Editor’s note: Thurston “Thad” Domina, associate professor of educational policy and sociology at Carolina’s School of Education, was the lead author of an article published in Educational Researcher that raises questions about a leading measure of socio-economic status of school children: Free and reduced-price lunches.
Why was it important to do this study?
The National School Lunch Program was designed to provide healthy meals to school children whose parents may not be able to afford them. But over the years, the program has taken on a totally unrelated function – as a source of data about socioeconomic disadvantage in American schools. Children must report that their families’ total household income is less than 1.85 times the federal poverty line in order to receive free or reduced-price lunch.
Since we don’t routinely collect other data about kids’ family backgrounds, free or reduced-price lunch data often the best measure of kid background we have. As a result, the measure is widely used, both in educational research and educational policy.
As we started researching this paper, my colleagues and I found, for example, that 70 percent of the recent articles in the journal Educational Researcher that reported some measure of student socioeconomic background used free or reduced-price lunch. What’s more, the measure is hugely important in school finance and school accountability policy. For example, schools qualify for many federal and state-level funding streams based on the proportion of their students who qualify for free lunch.
The problem is, nobody really knows how well free lunch data track on to other measures of student socioeconomic disadvantage. Our study tries to solve that problem by matching kids’ school data with their families’ IRS income tax filings.
What were the main things you found?
My colleagues at the U.S. Census and the University of California, Irvine and I learned three main things:
- The correlation between free and reduced-price lunch status and children’s IRS-reported family income is weak. Many kids from very low-income families do not enroll in free and reduced-price lunch and many kids from relatively high-income families do enroll in the program.
- At the school level, the relationship between the proportion of kids enrolled in free or reduced-price lunch and other measures of school-level socioeconomic disadvantage (like the school-level poverty rate) is also very weak.
- Free lunch is negatively related to student achievement, even after controlling for their IRS-reported household income and a host of other factors.
The first two findings raise real questions about the extent to which free or reduced-price lunch data proxy for socioeconomic disadvantage.
The third finding, however, suggests that these data are capturing something about students’ educational disadvantage that our ostensibly better measures of family income don’t capture. We’re still puzzling over this third finding, but I suspect that kids from low-income families that have access to other resources might not enroll in the program, while schools may find ways to enroll kids from families with highly volatile household incomes or other challenges.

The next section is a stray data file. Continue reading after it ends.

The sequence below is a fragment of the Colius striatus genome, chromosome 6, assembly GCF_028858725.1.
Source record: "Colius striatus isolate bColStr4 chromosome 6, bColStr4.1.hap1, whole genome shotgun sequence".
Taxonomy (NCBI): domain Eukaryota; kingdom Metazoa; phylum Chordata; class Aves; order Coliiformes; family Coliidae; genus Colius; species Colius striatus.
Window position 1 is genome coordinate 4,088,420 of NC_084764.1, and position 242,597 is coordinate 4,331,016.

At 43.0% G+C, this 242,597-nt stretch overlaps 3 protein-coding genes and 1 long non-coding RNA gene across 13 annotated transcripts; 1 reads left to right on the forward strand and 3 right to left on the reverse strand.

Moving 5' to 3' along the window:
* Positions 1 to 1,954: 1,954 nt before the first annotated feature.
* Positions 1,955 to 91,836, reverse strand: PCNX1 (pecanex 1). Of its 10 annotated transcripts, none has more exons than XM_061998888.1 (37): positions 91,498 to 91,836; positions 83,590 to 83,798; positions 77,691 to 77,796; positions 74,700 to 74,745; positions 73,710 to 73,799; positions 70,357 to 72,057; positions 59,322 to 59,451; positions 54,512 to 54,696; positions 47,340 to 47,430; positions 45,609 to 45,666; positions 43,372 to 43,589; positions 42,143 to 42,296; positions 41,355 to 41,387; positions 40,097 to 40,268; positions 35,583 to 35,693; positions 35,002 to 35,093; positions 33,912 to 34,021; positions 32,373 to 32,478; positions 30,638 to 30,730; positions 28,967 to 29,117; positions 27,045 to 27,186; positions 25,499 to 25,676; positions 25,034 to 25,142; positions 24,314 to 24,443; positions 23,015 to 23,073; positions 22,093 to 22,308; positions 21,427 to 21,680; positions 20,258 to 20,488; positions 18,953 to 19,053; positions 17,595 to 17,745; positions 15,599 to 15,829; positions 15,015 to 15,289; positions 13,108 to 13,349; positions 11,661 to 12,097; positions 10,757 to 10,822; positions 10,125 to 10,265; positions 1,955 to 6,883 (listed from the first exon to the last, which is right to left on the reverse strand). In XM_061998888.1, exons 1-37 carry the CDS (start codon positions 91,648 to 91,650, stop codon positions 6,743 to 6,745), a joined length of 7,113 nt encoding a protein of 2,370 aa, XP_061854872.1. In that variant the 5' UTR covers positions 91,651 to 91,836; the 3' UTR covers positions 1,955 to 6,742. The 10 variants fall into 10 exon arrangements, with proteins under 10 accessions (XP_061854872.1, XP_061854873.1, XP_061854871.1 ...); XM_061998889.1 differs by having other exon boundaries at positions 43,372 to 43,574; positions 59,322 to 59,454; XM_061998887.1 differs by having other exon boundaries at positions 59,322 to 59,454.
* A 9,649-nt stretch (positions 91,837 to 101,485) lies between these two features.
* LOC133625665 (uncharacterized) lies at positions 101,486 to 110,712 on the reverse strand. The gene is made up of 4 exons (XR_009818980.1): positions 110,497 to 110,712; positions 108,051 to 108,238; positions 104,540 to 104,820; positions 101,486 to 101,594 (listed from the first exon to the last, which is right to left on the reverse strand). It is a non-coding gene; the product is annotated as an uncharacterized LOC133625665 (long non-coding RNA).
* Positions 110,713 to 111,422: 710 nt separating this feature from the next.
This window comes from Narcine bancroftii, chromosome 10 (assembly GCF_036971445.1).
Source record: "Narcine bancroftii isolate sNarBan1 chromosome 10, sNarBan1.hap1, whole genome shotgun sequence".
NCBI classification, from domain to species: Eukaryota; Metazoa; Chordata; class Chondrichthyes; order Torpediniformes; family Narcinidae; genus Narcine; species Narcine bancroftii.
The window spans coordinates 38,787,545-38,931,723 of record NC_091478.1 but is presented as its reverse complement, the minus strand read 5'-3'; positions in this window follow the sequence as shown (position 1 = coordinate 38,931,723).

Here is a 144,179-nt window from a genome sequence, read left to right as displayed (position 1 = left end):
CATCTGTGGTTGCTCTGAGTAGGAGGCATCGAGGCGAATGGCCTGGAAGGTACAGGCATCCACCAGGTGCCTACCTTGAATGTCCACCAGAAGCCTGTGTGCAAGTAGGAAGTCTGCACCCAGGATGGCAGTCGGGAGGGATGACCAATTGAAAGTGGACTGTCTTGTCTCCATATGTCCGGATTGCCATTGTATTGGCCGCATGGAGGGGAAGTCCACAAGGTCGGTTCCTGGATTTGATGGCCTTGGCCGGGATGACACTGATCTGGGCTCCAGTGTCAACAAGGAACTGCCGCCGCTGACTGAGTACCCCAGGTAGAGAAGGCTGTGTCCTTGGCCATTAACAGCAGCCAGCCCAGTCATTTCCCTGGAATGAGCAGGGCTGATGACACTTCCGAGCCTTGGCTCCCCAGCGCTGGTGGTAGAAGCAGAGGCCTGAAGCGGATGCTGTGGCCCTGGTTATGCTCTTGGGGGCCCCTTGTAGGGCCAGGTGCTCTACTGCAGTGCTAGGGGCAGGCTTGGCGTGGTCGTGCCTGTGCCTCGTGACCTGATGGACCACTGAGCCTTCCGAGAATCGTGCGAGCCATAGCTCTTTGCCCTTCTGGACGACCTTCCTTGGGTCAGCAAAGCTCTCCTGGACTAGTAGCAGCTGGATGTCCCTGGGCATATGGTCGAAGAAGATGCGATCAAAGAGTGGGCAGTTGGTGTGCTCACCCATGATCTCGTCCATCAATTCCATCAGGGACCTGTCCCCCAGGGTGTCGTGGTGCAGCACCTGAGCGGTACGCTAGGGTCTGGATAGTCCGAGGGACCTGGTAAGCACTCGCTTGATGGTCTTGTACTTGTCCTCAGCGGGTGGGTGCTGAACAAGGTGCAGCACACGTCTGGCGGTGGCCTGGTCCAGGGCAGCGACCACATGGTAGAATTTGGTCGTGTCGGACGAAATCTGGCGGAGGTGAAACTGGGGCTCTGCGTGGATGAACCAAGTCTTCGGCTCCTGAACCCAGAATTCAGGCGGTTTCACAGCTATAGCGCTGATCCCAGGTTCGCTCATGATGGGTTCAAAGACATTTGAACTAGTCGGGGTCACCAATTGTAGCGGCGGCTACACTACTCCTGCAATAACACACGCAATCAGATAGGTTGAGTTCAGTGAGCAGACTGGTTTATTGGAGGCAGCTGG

Why is this important for other educational researchers?
We all know that students’ family backgrounds have huge consequences for students’ educational experiences, and basically all educational researchers try to account for those consequences as we study what happens inside the schoolhouse. Free lunch data is a handy and widely-used tool for doing so, but our study suggests that it’s of questionable reliability. More broadly, I think our study raises important questions about how we conceptualize and understand student disadvantage and its role in educational processes.
What other research questions need to be examined as a result of your findings?
In order to understand schools and students’ educational experiences, we need to understand the contexts that students experience outside of school.
For me, our study is a reminder of what a poor job we’ve done at understanding and measuring those out-of-school contexts. The measurement problems that we’re highlighting have huge consequences, and not just for educational research.
For example, when policy-makers measure school or teacher quality, they typically use free and reduced-price lunch data to account for differences in the learning resources available to kids from poor and non-poor families. I think this study raises big questions about the accuracy of these models and how fair it is to use them in school accountability systems.
Furthermore, these measurement problems are likely getting worse over time. Thanks to recent changes in free lunch regulations that are designed to help schools more easily provide meals to students who need them, I suspect the relationship between free lunch and student family background is weakening.
While these changes are wonderful for making sure that kids who need lunch are getting it, it means that we as researchers and policymakers shouldn’t be trying to build research and policy on the back of this measure. If we’re serious about making sure our schools work for students from across the socioeconomic spectrum, I think it’s time for a serious national effort to measure and understand student family background.
Editor’s note: You may also listen to Domina discuss his findings, and their ramifications, in this podcast produced by the Consortium for Policy Research in Education.